WASHINGTON — Despite the “dire consequences” to U.S. national security of congressionally-threatened budgetary sequestration, the Pentagon has no plans to mitigate anticipated damage to domestic and international cooperative programs, a DoD official said.
Instead, Pentagon leaders are counting on lawmakers “to do the right thing” and remove legislation mandating an automatic $500 billion in long-term, across-the-board budget cuts before they take effect come Jan. 1, the official said.
“We do not have a Plan B,” Kathleen Hicks, principal Deputy undersecretary of defense for policy, told a July 17 gathering here of the U.S. National Guard State Partnership Program.
“Our plan is the budget we presented to the U.S. Congress. That, we believe, marks the responsible contribution by the Department of Defense to debt reduction,” Hicks said in response to a question by Defense News.
In her July 17 address, Hicks warned that further cuts would “undermine strategic interests, undercut our strategic approach and generate unacceptable risks to the nation.”
That said, Hicks said she still believed responsible legislative leaders would remove the offending legislation.
“In our view, it never was intended to get this far,” she said.
In times of budgetary constraint, Hicks insisted that Pentagon plans to expand international partnerships and security cooperation is more important than ever.
“Security cooperation is not only fiscally responsible, it’s a strategic necessity … to share the costs and responsibilities of global leadership,” she said.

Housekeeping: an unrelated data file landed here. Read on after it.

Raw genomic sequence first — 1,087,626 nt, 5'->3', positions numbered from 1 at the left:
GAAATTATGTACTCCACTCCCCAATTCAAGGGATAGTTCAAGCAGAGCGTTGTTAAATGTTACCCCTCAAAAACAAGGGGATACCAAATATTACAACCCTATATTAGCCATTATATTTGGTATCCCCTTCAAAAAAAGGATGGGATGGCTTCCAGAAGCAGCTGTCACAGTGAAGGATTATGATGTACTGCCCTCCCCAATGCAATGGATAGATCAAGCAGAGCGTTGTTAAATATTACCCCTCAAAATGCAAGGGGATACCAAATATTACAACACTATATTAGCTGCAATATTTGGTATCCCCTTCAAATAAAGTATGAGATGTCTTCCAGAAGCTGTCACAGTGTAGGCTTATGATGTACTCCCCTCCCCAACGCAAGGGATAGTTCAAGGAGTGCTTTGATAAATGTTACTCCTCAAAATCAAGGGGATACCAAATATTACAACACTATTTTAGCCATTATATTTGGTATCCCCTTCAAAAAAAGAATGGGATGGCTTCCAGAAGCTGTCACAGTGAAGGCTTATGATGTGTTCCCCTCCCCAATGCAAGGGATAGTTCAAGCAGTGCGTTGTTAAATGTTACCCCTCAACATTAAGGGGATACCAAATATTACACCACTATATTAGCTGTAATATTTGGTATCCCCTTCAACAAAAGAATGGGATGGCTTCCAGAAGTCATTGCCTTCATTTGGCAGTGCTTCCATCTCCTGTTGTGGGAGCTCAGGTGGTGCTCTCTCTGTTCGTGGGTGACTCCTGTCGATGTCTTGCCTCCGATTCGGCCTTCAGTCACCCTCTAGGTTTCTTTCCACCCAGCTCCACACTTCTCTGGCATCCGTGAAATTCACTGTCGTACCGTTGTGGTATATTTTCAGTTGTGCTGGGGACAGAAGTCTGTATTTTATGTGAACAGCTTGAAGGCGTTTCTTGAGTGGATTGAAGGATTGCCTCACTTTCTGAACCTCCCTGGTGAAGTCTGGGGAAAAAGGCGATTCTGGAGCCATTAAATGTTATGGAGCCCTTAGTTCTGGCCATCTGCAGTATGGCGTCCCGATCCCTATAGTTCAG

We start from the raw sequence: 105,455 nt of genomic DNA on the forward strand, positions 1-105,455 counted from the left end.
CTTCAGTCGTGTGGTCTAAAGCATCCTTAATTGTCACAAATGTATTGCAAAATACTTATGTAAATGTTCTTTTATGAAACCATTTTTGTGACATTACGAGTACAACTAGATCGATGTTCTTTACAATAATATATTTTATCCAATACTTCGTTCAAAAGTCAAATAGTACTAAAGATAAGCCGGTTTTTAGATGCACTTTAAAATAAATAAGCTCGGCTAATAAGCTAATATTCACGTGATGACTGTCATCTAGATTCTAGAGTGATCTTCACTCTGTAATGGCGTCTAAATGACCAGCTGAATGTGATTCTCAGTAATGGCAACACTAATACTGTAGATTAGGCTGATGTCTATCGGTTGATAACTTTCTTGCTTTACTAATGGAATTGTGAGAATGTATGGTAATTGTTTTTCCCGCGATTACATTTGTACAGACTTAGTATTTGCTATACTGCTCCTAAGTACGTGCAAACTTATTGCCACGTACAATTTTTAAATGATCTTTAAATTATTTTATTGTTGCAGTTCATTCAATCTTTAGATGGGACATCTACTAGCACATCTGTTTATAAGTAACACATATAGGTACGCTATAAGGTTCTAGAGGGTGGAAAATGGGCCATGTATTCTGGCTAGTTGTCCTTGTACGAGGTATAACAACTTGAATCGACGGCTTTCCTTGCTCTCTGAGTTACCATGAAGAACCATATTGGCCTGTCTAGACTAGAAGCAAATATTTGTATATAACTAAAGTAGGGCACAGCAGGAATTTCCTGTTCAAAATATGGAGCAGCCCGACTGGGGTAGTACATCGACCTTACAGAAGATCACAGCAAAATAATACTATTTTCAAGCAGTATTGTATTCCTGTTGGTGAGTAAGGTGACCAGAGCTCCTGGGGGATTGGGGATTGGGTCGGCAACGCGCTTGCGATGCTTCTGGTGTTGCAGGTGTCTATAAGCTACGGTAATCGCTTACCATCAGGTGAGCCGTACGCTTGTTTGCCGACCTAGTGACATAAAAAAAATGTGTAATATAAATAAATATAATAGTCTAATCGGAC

Specifically, Hicks cited efforts by the Pentagon and the U.S. State Department to expand foreign military sales, foreign military financing, international military education and training, global train and equip programs and other initiatives she defined as “low-cost, innovative, high-yield and small signature.”
“Alliances and partnerships are a core element of everything we do and everything we hope to accomplish. It’s central to the way we approach the current and future security environment,” Hicks said.
“This does not mean the United States cannot or will not act unilaterally when it is in our interest to do so. But we recognize that it is rare when our interests present us with an occasion where acting unilaterally will be as effective as acting in concert with others.”
Tilting Toward Asia-Pacific
In an address to the same U.S. National Guard gathering, Gen. Martin Dempsey, chairman of the Joint Chiefs of Staff, praised efforts to “rebalance” Washington’s State Partnership Program to focus more on the Asia Pacific region.
According to Dempsey, more “intellectual bandwidth” will be invested in the region, along with intensified efforts to engage forces in the region. Finally, Dempsey said more frontline equipment and technology has already started flowing into the region “whereas before it was largely committed to the Middle East.”